He joined Google in 2006 in Chicago and held a variety of executive-level roles in the U.S. before moving to Canada five years ago. He is a member of the Business Council of Canada and a director on several boards. His current role is at Pelmorex. It is one of the largest weather, data and multiplatform media companies around the world, operating Canada’s national emergency alerting system, Alert Ready. Please, welcome the president and CEO of Pelmorex, Sam Sebastian. Today’s moderator is passionate about leveraging the talents of entrepreneurs and innovation. Named “Canada’s Woman Entrepreneur of the Year” by StartUp Canada in 2017, she has had a knack for finding industry gaps and building innovative platforms in technology to fill them. Speaking to the importance of entrepreneurial and disruptive thinking, diversity in leadership, technology and innovation, she empowers audiences to turn their ideas into success. In 2012, she founded and launched OMX, the only online platform of its kind that manages complex supply chains in the mining, energy, infrastructure, and aerospace sectors around the world. She also appears to be on a one million boards, in chambers and councils that I will not read to you the list of. A frequent commentator in the media, she is a technology columnist for Vanguard Magazine, and often appears on CBC, BNN and Newstalk 1010. She was previously a ‘Dragon’ on CBC’s Next Gen Den, which focused on early stage production. Please, welcome commentator, Dragon, tech entrepreneur, and founder of OMX, Nicole Verkindt.
Panel Discussion, Moderated by Ms. Nicole Verkindt, Founder and Chief Executive Officer of OMX
NV: It is great to be here. Thank you very much, Minister, for those comments. That was, I think, really helpful for everybody to understand this Digital Charter and understand just how wide-reaching and ambitious it is.
I know, for me, over the weekend, I heard a little bit about it, but I did not really have a full appreciation for how much there is there and the connection between the business community and how those two things are so closely connected. If we have all agreed that the world is going to be changing quite rapidly, especially, over the next 10–15 years, what is the one thing that you would like people to remember, say in 15 years, about this charter and how it is has helped Canada in the tech community and in the business community?
NB: You are absolutely right. This is a very ambitious charter. It is very comprehensive and extremely broad.
It really speaks to the whole government approach and so many different aspects to it that touch so many ministers and portfolios, and so many different aspects of our lives. I would say if we would look 10, 15 years from now and look back at today and say what happened, it is really about laying that foundation for trust because, if businesses are to succeed online, they need to have trust of their consumers. They need to have trust that people are comfortable going online and recognizing that their privacy, that their data is protected.
This charter really says privacy is absolutely essential in terms of people’s ability to control their data, who has access to their data, understanding issues around consent, for example, or even talking about enforcement, to make sure it is meaningful, that people actually respect our privacy laws. I would say the legacy is to make sure that Canadian businesses—this was a turning point where we are the go-to jurisdiction when it comes to trust, where businesses in Canada can continue to grow and thrive and where other businesses want to come to Canada because of the laws that we have in place.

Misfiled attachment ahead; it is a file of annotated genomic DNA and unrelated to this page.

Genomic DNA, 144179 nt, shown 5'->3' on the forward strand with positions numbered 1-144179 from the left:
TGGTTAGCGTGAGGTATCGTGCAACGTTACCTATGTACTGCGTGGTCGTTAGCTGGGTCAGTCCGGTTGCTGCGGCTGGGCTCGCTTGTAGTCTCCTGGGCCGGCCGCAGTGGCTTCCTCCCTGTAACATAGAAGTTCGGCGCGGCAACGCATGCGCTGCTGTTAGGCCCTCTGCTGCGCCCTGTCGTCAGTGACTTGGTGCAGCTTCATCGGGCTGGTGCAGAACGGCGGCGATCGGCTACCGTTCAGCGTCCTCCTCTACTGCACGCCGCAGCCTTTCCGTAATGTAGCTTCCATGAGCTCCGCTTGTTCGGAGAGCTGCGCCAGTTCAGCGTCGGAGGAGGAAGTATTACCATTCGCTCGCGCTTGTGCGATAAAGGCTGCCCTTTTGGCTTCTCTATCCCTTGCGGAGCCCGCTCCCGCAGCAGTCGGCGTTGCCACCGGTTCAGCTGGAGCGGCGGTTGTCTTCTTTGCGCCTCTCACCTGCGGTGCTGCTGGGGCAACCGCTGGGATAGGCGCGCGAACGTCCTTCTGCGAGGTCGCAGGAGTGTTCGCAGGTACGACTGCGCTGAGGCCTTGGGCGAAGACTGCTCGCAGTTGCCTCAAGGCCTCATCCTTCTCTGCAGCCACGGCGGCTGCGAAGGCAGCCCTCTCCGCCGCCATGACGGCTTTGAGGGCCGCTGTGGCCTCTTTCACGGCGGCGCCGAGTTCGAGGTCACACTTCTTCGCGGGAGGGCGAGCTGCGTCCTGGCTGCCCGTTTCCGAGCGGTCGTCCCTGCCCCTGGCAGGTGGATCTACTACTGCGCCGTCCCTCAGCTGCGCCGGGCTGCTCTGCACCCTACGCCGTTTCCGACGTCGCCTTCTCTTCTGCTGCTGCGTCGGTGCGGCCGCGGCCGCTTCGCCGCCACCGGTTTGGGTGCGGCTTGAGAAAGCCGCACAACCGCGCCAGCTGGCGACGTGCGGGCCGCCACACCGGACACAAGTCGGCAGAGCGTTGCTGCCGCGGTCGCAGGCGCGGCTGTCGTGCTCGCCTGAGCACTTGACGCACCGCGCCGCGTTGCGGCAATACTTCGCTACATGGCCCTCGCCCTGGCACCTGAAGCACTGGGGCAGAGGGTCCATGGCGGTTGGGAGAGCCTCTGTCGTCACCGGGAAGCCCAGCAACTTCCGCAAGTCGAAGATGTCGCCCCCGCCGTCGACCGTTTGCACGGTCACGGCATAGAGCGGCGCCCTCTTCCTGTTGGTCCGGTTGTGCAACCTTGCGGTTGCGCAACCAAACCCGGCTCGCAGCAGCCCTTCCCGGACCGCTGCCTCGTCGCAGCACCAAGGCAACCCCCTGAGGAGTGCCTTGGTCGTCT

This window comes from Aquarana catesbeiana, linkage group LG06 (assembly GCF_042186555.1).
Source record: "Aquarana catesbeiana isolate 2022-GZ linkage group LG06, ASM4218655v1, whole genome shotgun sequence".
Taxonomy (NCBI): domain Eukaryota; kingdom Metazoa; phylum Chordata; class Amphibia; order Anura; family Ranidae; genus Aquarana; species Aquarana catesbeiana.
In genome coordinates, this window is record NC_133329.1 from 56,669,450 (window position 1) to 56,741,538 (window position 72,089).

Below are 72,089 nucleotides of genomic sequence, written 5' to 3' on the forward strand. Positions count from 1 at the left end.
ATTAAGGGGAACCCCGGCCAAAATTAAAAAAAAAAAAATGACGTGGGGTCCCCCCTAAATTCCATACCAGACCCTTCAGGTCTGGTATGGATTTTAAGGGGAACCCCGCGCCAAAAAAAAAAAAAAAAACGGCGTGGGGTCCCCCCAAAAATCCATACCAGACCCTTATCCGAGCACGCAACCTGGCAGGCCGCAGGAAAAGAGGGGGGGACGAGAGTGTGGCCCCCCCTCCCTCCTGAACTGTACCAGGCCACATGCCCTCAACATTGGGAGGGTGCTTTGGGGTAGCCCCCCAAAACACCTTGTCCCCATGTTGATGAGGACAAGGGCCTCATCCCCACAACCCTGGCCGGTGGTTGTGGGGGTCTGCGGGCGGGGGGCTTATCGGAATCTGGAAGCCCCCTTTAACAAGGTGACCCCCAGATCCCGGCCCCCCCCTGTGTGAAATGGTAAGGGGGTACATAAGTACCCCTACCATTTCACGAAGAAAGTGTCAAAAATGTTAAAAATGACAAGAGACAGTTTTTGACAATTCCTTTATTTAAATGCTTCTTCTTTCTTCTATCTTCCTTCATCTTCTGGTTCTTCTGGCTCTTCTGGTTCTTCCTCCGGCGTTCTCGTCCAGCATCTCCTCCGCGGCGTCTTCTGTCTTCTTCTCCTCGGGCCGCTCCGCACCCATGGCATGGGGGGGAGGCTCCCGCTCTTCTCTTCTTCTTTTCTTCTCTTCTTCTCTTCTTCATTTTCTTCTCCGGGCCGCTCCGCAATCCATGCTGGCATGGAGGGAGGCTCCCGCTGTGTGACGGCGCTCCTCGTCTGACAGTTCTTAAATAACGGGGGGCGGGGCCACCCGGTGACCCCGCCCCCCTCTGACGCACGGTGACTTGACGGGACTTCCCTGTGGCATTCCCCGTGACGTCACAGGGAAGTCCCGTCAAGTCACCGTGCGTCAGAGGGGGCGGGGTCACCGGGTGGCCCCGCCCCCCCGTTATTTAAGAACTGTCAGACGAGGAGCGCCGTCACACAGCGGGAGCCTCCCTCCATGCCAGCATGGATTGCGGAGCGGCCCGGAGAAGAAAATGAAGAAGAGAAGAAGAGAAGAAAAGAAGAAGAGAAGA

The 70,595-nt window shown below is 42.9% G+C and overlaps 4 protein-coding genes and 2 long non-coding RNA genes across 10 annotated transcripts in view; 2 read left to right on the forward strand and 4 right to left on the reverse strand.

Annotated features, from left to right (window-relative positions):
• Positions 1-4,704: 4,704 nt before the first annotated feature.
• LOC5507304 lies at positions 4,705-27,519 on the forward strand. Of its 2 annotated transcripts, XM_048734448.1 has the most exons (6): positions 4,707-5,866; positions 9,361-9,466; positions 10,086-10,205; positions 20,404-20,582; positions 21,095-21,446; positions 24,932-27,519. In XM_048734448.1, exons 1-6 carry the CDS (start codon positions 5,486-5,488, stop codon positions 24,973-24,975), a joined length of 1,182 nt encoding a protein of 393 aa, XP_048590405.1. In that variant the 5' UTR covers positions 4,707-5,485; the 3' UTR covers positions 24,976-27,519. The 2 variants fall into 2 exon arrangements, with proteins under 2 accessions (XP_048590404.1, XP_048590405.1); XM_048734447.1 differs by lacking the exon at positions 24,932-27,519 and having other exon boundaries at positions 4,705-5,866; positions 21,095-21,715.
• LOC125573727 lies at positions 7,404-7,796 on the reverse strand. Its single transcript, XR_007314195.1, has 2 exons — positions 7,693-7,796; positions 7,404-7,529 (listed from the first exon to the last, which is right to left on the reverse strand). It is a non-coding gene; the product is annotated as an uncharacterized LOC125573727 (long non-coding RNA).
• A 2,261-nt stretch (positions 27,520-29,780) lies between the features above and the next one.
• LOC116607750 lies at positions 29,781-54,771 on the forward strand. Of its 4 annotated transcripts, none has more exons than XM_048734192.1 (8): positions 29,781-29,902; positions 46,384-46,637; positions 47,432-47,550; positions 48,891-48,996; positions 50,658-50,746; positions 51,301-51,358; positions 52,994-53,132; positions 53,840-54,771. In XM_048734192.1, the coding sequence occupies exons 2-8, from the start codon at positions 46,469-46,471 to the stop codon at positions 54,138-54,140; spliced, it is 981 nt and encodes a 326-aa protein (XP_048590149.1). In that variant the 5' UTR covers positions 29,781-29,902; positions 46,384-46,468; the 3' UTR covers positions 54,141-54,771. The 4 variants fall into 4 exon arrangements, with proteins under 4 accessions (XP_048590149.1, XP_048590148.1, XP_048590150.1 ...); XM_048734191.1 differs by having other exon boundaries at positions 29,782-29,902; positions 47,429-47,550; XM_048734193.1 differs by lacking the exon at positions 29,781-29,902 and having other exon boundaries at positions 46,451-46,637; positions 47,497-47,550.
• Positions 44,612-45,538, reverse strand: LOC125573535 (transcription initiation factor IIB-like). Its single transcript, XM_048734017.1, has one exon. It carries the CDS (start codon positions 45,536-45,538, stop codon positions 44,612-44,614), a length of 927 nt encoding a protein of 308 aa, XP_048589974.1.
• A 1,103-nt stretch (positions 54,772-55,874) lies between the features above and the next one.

Because of this Digital Charter, there is now a framework and a set of policies and programs that provides predictability for businesses to continue to succeed.
NV: ‘Predictability’ is a word I think a lot of businesses really like. For me, I know that is really helpful in understanding how this Digital Charter be a competitive advantage for the tech community. I will start here with you, Melissa, to explain how you see that connection. It is not just a regulatory framework. How do we see this as our competitive advantage?
MK: Absolutely. When we look at the opportunity that we are faced with right now in Canada, using the Digital Charter as a competitive advantage enables us to build responsible companies that can still grow and still be very valuable. For example, in our company, we use data that does not have personal information attached, and we allow our users to strip away and decide what is not saved in our databases. We make that very clear and very up front at the point of use.
NV: It is part of your marketing almost.
MK: Compared to the labyrinth of other settings when you talk about consent and control, all the other large tech companies that are not Canadian have these labyrinths of settings you have to mine through to try and find where you can actually have control over your data. Then, when you make those changes, unfortunately, what we find out is, actually, it did not make the change.
You have to go somewhere else and change another setting altogether. It provides us an opportunity to still collect the data we need to make valuable companies and put users in the front seat of that and making it just so clear and easy to understand.
NV: Absolutely, and just before we got up here, I heard an example that I think you provided about how the data can be spun as something really positive for users. They would have control. If they are able to download data, for instance, they can use that. If you could just elaborate on that.